4. Eric Church, “Give Me Back My Hometown”
Imagine a sequel to 2011’s “Homeboy” — a thought-through piece of reactionary score-settling, of losing influence on friends loved, of shit changing too fast. In “Give Me Back My Hometown,” Church again plays the crank made surly by change, haunted by a lost love, or maybe just loss in general. When rage exhausts him, he settles for one of those massed wordless choruses, ooh-oohing over the question of what the hell happened to being able to eat at Pizza Hut. “If you couldn’t stand livin’ here, why you’d take it?” he asks his departed, probably wondering about his own reasons as well. But Church and co-writer Luke Laird are masters at the kind of melodies that sweeten vowel-snapping snarls. It’s like a cry from dudes in eastern Kentucky, southern Indiana, and other rural areas where globalization means citizens gotta accept Wal-Mart but no clue about training them for the new order. Son, take a good look around. A.S.
3. Maddie and Tae, “Girl in a Country Song”
Imagine if the “Control” remix was the first Kendrick song ever, and you have an idea of how Maddie and Tae’s debut single took a Joan of Arc approach to the country charts, excoriating Florida Georgia Line, Luke Brya,n and even Miranda Lambert’s husband, Blake Shelton, among half a dozen others, for their collective failure to — pass the Bechdel test? — nah, just treat women (and let them dress) like people. “How in the world did it go so wrong?” is a question your average feminist-studies professor can tackle for two 19-year-olds who aren’t applying for college just yet. But “no country music was harmed in the making of this song”? That’s the problem — the outnumbering bro army remains unshaken despite this takedown going number-one country. But first blood has been drawn. D.W.
2. Miranda Lambert, “Platinum”
Evolution — necessary in public-school science classes, suspect in art. On the title track of Miranda Lambert’s best album, the guitars don’t channel the rage of 2007’s “Guilty in Here” or even 2010’s “Mama’s Broken Heart,” but refine and distill. Once she claimed her hell-on-heels status was as immutable a fact as a four-way stop, now she has to explain things, slow-like, because no man apparently got it the first time. “My disposition permeates / The room when I walk in the place / I’m sorry,” she spits in the opening lines, the stress falling on the last line — sarcasm not contrition. Two years since becoming a cottage industry and nurturing young talent from Ashley Monroe to Kacey Musgraves, Lambert gives no hint of becoming a parody of herself; she’s become as sly about public image as Madonna before Justin and Timbaland. And Dolly herself wishes she came up with “What doesn’t kill you / Only makes you blonder.” A.S.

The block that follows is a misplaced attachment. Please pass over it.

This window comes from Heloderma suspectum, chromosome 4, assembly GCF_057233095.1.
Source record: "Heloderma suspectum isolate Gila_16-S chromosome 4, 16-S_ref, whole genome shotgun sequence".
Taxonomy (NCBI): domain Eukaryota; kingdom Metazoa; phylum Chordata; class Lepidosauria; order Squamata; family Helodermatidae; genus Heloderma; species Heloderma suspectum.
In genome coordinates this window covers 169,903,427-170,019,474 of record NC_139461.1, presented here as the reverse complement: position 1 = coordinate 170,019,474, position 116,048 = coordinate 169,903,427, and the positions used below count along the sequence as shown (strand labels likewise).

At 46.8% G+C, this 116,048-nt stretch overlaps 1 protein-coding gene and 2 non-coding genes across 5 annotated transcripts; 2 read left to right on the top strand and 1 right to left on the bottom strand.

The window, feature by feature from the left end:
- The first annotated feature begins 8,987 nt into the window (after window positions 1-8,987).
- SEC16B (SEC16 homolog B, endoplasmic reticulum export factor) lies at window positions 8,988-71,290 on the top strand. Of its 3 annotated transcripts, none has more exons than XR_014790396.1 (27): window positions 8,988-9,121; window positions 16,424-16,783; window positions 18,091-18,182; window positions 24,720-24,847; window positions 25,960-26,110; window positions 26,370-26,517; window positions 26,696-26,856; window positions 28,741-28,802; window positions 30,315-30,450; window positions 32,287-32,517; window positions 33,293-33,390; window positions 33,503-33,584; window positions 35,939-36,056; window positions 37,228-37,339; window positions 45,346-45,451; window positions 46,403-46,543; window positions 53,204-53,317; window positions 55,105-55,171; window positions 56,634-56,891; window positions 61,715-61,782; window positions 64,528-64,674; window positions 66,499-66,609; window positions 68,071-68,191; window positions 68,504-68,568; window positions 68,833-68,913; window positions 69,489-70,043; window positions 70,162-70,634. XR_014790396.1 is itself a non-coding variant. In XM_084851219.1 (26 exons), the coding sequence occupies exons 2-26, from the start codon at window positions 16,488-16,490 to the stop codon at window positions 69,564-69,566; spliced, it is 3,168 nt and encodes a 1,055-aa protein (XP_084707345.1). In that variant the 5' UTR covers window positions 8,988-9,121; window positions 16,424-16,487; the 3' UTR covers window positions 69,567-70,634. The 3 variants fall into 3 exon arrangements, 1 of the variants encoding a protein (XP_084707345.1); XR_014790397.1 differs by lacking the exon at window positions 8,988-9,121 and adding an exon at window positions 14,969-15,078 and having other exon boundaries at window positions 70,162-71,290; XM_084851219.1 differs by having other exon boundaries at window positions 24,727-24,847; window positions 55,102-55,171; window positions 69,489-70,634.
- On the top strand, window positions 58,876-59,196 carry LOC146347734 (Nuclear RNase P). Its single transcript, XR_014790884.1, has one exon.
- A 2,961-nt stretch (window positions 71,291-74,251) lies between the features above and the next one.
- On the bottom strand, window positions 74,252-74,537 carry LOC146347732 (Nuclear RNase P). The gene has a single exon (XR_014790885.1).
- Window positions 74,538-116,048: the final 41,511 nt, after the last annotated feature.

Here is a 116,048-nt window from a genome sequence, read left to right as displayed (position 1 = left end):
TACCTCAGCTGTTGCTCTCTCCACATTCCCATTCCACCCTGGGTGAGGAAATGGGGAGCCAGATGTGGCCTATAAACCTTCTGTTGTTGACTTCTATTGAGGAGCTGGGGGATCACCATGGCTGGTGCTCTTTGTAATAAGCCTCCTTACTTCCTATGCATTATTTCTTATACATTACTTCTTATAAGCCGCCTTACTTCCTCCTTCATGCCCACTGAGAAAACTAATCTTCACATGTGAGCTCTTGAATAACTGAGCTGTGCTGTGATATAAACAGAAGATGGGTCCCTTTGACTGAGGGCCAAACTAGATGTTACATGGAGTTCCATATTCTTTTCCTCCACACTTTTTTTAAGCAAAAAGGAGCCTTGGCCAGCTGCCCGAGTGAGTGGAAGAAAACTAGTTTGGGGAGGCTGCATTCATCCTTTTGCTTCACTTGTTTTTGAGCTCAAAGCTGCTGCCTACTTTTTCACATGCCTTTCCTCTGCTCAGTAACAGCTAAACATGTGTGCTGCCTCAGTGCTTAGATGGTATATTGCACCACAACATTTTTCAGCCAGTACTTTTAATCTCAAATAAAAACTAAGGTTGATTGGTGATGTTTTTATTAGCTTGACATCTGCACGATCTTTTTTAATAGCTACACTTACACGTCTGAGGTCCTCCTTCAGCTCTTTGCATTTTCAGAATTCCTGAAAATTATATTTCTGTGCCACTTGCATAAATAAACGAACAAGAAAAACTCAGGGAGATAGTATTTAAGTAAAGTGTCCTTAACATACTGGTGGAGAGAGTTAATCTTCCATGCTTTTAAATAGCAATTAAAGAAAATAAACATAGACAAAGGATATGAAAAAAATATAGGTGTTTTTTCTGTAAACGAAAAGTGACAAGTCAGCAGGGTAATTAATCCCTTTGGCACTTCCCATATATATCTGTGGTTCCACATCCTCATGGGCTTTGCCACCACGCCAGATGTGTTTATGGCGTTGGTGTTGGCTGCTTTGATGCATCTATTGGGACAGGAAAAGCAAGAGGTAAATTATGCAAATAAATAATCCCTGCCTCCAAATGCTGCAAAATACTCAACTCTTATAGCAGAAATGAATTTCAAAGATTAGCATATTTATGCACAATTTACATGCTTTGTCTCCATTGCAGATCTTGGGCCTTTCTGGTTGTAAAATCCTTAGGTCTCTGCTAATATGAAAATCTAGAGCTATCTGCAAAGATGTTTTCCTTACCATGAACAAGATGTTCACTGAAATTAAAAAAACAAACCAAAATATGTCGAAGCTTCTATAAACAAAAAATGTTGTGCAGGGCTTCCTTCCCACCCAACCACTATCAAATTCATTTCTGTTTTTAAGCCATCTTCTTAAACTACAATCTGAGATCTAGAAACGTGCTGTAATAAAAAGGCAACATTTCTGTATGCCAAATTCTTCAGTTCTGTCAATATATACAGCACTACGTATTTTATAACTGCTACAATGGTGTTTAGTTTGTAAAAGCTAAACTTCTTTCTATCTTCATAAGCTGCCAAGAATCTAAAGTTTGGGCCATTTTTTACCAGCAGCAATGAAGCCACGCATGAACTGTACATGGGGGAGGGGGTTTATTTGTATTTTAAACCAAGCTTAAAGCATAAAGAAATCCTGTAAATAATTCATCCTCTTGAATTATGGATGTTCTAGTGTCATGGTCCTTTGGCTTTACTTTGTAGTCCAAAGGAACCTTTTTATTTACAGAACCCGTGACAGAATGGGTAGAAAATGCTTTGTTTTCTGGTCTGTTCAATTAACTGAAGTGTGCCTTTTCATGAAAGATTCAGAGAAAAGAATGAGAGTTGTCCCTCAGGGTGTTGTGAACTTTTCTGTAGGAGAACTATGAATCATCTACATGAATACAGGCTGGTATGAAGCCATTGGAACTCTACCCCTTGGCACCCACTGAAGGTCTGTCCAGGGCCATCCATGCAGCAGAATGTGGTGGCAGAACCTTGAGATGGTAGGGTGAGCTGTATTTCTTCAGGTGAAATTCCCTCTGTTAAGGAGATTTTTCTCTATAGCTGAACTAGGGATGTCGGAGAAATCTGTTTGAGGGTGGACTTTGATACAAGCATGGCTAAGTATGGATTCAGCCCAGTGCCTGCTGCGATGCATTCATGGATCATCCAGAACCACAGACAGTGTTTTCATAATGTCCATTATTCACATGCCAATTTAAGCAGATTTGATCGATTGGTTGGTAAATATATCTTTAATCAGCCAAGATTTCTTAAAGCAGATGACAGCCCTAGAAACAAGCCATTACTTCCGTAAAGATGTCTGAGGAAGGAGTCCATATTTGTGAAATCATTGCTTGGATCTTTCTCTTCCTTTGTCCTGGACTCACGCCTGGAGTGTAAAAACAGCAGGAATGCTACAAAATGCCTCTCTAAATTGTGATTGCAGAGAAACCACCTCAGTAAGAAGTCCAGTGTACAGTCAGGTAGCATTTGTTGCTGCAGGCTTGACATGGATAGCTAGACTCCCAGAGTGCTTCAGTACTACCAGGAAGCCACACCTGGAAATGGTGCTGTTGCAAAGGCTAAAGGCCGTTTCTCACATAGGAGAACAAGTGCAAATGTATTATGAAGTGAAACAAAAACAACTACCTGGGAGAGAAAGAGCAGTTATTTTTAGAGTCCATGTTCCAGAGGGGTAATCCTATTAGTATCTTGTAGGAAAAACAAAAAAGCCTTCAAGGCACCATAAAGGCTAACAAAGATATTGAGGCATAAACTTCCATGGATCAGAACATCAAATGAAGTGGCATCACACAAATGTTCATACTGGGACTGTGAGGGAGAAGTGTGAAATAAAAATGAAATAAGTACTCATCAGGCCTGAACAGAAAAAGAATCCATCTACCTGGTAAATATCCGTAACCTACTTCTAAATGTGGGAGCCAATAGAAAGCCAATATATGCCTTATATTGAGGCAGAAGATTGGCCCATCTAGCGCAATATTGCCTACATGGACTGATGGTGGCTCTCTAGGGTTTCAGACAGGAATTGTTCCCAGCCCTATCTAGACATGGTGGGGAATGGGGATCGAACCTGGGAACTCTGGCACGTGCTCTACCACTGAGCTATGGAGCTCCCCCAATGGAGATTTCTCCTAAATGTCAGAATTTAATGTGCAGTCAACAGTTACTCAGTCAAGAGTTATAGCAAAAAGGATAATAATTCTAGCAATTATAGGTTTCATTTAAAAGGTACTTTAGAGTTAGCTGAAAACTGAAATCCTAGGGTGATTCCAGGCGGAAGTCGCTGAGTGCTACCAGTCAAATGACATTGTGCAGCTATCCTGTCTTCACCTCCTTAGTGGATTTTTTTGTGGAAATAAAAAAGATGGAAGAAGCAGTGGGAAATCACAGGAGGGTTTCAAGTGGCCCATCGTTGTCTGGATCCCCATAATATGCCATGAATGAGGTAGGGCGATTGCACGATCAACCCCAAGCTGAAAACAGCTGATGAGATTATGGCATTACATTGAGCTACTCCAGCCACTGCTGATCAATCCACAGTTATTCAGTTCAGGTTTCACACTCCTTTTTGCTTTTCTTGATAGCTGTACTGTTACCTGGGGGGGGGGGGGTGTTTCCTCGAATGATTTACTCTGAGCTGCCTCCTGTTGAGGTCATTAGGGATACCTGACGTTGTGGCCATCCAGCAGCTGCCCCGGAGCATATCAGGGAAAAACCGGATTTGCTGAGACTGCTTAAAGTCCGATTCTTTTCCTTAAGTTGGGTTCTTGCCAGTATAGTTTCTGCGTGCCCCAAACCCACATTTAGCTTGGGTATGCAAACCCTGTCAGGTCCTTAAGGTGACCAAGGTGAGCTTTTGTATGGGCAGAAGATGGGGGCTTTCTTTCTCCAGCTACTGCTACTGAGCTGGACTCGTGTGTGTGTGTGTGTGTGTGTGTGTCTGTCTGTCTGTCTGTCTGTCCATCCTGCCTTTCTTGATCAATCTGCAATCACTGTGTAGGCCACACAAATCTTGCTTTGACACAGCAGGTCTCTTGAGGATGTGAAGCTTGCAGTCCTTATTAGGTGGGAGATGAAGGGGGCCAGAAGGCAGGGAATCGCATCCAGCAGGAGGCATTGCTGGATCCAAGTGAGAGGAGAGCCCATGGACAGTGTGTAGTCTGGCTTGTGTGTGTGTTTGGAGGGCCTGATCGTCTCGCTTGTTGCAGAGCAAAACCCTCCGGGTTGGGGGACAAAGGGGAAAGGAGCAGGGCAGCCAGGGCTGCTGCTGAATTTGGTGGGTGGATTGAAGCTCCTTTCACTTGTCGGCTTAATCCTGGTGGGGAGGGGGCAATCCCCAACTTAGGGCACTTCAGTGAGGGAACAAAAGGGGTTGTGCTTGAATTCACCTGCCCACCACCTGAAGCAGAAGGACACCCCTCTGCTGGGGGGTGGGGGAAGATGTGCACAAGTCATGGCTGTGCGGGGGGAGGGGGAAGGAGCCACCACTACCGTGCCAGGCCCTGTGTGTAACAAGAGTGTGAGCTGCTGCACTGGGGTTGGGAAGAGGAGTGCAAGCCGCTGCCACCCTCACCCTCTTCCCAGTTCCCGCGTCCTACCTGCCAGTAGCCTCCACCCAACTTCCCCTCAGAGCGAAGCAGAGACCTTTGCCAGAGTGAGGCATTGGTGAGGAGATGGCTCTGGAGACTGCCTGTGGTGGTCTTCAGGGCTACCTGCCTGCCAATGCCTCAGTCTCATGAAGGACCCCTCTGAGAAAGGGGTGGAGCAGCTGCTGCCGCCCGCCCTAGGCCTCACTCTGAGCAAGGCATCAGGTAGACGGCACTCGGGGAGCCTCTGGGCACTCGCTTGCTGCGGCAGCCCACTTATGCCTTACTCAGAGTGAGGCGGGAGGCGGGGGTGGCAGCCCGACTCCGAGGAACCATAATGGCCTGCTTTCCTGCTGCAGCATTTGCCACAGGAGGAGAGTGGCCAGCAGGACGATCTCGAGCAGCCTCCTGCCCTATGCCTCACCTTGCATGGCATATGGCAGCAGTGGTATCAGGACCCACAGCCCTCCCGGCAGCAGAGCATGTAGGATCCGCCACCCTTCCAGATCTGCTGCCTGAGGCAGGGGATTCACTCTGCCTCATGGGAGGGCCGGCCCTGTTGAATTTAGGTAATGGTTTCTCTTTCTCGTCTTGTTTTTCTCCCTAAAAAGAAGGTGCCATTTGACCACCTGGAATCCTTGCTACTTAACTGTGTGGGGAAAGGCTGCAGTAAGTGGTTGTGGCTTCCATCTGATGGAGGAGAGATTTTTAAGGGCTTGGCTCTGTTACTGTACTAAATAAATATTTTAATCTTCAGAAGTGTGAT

1. Kira Isabella, “Quarterback”
As we go to press, Bill Cosby has not responded to new allegations of rape. Rivers Rutherford, Bobby Hamrick, and Marti Dodson predicted the fallout: “Monday morning and everyone had picked a side.” Headlines brought these songwriters attention — “Quarterback,” however, resists sociological case study. Country celebrates received ideas about romantic progression or dissolution; at their best, they remind listeners that the singer’s predicament is her or her own. It helps Isabella’s performance that she isn’t the most commanding presence: She sings like the “no-name girl from the freshman class” whose life is destroyed.
Thanks to verse-to-verse perspective shifts, the horror depicted in this Canadian performer’s breakthrough implicates not just the high-school footballer who rapes her after a smile and a drink, but also the spectators, and the audience for probably having once been spectators themselves out for a laugh. This is country music: The more familiar the stories, the worse they sound. A.S.